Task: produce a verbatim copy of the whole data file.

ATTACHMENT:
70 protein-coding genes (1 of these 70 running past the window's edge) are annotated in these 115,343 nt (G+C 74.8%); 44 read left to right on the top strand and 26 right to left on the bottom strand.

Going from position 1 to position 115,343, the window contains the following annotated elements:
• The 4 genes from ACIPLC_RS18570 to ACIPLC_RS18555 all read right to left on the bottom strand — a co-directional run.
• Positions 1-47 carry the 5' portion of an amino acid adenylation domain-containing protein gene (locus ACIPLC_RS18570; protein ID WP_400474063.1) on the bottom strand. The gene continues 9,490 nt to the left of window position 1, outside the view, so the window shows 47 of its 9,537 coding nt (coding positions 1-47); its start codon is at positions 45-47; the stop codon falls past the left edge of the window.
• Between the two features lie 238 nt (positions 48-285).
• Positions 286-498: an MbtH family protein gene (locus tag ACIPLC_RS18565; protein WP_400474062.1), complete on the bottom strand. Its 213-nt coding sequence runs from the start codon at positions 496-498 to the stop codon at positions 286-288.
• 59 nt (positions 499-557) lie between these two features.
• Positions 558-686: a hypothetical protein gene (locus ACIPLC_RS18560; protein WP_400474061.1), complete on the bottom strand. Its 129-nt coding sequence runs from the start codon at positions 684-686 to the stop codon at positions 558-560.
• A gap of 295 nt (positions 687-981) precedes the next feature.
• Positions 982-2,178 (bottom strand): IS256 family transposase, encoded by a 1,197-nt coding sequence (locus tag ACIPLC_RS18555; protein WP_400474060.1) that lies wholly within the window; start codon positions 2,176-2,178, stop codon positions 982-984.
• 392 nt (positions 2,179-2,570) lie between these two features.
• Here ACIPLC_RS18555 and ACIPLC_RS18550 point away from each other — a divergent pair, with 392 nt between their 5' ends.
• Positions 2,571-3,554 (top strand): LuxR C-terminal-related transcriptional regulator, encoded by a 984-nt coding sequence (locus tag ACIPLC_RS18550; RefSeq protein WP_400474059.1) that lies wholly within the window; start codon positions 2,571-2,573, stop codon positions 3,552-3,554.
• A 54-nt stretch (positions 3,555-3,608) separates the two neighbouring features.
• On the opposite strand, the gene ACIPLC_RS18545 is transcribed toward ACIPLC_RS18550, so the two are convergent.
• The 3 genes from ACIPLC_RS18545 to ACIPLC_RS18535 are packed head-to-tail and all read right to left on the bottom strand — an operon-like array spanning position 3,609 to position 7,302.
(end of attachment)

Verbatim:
70 protein-coding genes (1 of these 70 running past the window's edge) are annotated in these 115,343 nt (G+C 74.8%); 44 read left to right on the top strand and 26 right to left on the bottom strand.

Going from position 1 to position 115,343, the window contains the following annotated elements:
• The 4 genes from ACIPLC_RS18570 to ACIPLC_RS18555 all read right to left on the bottom strand — a co-directional run.
• Positions 1-47 carry the 5' portion of an amino acid adenylation domain-containing protein gene (locus ACIPLC_RS18570; protein ID WP_400474063.1) on the bottom strand. The gene continues 9,490 nt to the left of window position 1, outside the view, so the window shows 47 of its 9,537 coding nt (coding positions 1-47); its start codon is at positions 45-47; the stop codon falls past the left edge of the window.
• Between the two features lie 238 nt (positions 48-285).
• Positions 286-498: an MbtH family protein gene (locus tag ACIPLC_RS18565; protein WP_400474062.1), complete on the bottom strand. Its 213-nt coding sequence runs from the start codon at positions 496-498 to the stop codon at positions 286-288.
• 59 nt (positions 499-557) lie between these two features.
• Positions 558-686: a hypothetical protein gene (locus ACIPLC_RS18560; protein WP_400474061.1), complete on the bottom strand. Its 129-nt coding sequence runs from the start codon at positions 684-686 to the stop codon at positions 558-560.
• A gap of 295 nt (positions 687-981) precedes the next feature.
• Positions 982-2,178 (bottom strand): IS256 family transposase, encoded by a 1,197-nt coding sequence (locus tag ACIPLC_RS18555; protein WP_400474060.1) that lies wholly within the window; start codon positions 2,176-2,178, stop codon positions 982-984.
• 392 nt (positions 2,179-2,570) lie between these two features.
• Here ACIPLC_RS18555 and ACIPLC_RS18550 point away from each other — a divergent pair, with 392 nt between their 5' ends.
• Positions 2,571-3,554 (top strand): LuxR C-terminal-related transcriptional regulator, encoded by a 984-nt coding sequence (locus tag ACIPLC_RS18550; RefSeq protein WP_400474059.1) that lies wholly within the window; start codon positions 2,571-2,573, stop codon positions 3,552-3,554.
• A 54-nt stretch (positions 3,555-3,608) separates the two neighbouring features.
• On the opposite strand, the gene ACIPLC_RS18545 is transcribed toward ACIPLC_RS18550, so the two are convergent.
• The 3 genes from ACIPLC_RS18545 to ACIPLC_RS18535 are packed head-to-tail and all read right to left on the bottom strand — an operon-like array spanning position 3,609 to position 7,302.